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HOA Board Members and Fiduciary Duties: What You Must Know to Fulfill Your Duty to Your Association and Protect Yourself from Personal Liability HOA Board Members and Fiduciary Duties: What You Must Know to Fulfill Your Duty to Your Association and Protect Yourself from Personal Liability
Upcoming Webinar
When you volunteered to serve your community association as a board member, did you realize you were agreeing to set aside your own interests and act as a fiduciary on behalf of the entire association? Are you confident you know every scenario where you might trip up and expose yourself to personal liability by failing to live up to this important duty? Set aside an hour of your time to learn what you need to know and ensure you're not risking your own financial security by making common--but easily avoidable--mistakes while volunteering as an HOA board member. Join us for in an in-depth webinar on February 25. keep reading

What to Know About Hosting HOA Activities to Make Owners' Lives Easier
January 2016
Whether it's farmer's markets, ride-share parking spots or sign-up sheets, or seminars for owners from local experts, you might want to consider hosting new activities at your HOA to build a sense of community. But there are risks. Here we offer tips for improving services while keeping your HOA's legal liability in check. keep reading

Before Bidding Adieu to the Recession, Take These HOA Lessons
January 2, 2016
In this week's tip, we aim to start the new year by looking back. The recession that began around 2008 hammered HOAs for years. Thankfully, the worst seems to be over, and each day looks brighter and brighter for today's HOAs. keep reading

4 Lessons from the Fading Recession to Kick Off the New Year
January 2016
The recession that began around 2008 hammered HOAs for years. Thankfully, the worst seems to be over, and each day looks brighter and brighter for today's HOAs. That doesn't mean, however, we should put the recession behind us just yet. Before we do that, we should mull what that awful economic downturn has--or should have--taught us. Here our HOA experts do that, offering four lessons smart boards will remember going forward. keep reading

Can You Make Owners Insure Things the HOA is Responsible to Maintain?
December 2015
An HOAleader.com reader asks: "Are there any limits to a board's authority to add rules? Specifically, can a board add a rule to the association rule book that requires homeowners to purchase insurance to cover items the CC&R makes the board or association responsible for repairing or replacing? It would seem the association would be responsible for insuring what the association is responsible for repairing. It would also seem that such an insurance requirement belongs in the CC&R and not in association rules that can be added or amended by a simple board majority." keep reading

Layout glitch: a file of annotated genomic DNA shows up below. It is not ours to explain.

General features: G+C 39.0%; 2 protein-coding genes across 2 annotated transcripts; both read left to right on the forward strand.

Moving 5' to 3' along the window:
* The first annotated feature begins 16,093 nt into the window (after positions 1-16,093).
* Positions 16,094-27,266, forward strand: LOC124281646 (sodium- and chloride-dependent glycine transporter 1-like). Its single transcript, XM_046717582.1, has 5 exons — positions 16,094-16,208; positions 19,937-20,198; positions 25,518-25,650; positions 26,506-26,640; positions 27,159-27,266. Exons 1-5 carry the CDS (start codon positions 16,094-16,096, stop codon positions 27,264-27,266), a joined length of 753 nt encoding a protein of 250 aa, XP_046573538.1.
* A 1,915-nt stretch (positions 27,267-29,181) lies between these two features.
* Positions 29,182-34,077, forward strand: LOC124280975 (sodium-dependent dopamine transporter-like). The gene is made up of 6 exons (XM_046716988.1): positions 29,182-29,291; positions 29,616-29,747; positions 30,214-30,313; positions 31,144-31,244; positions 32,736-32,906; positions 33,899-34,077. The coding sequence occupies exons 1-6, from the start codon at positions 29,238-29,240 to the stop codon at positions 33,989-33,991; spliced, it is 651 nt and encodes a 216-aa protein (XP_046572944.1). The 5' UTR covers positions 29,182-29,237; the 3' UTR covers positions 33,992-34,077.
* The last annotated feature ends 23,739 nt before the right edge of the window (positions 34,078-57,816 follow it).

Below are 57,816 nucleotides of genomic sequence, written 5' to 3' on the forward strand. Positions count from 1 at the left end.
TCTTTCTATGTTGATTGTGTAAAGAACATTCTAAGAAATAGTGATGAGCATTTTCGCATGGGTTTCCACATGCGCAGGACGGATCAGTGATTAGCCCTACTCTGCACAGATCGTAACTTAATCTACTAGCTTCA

HOA Owner Repairs Basement. Waits Years. Seeks Reimbursement. What to Do?
November 27, 2015
A reader has written in and asked how to handle an owner's $8,000 request for basement repairs made in 2008. Yes, basement. And yes, 2008. Our experts say a lot of necessary information is missing. keep reading

More on Who's Responsible for Which HOA Unit Repairs
November 2015
Under what circumstances would an HOA be required to repair basement leaks in single-family homes or townhomes? An HOAleader.com reader has an interesting question. Here we ask our experts to help us answer. keep reading

HOA Developer to Board Control: 5 Things to Do
November 2015
Every association has at least one big transition, and that's from developer control to owner control. It's a crucial time when boards need to quickly get on top of the association's business. "There are certain things to check on when transitioning from a developer- to a resident-controlled entity," says Gregory S. Cagle, a partner at Savrick Schumann Johnson McGarr Kaminski & Shirley in Austin, Texas, and author of Texas Homeowners Association Law. "When the developer controls all aspects of the association, the owners are typically in the dark. And when the association is handed over to the owners, there are a lot of things they have to do." keep reading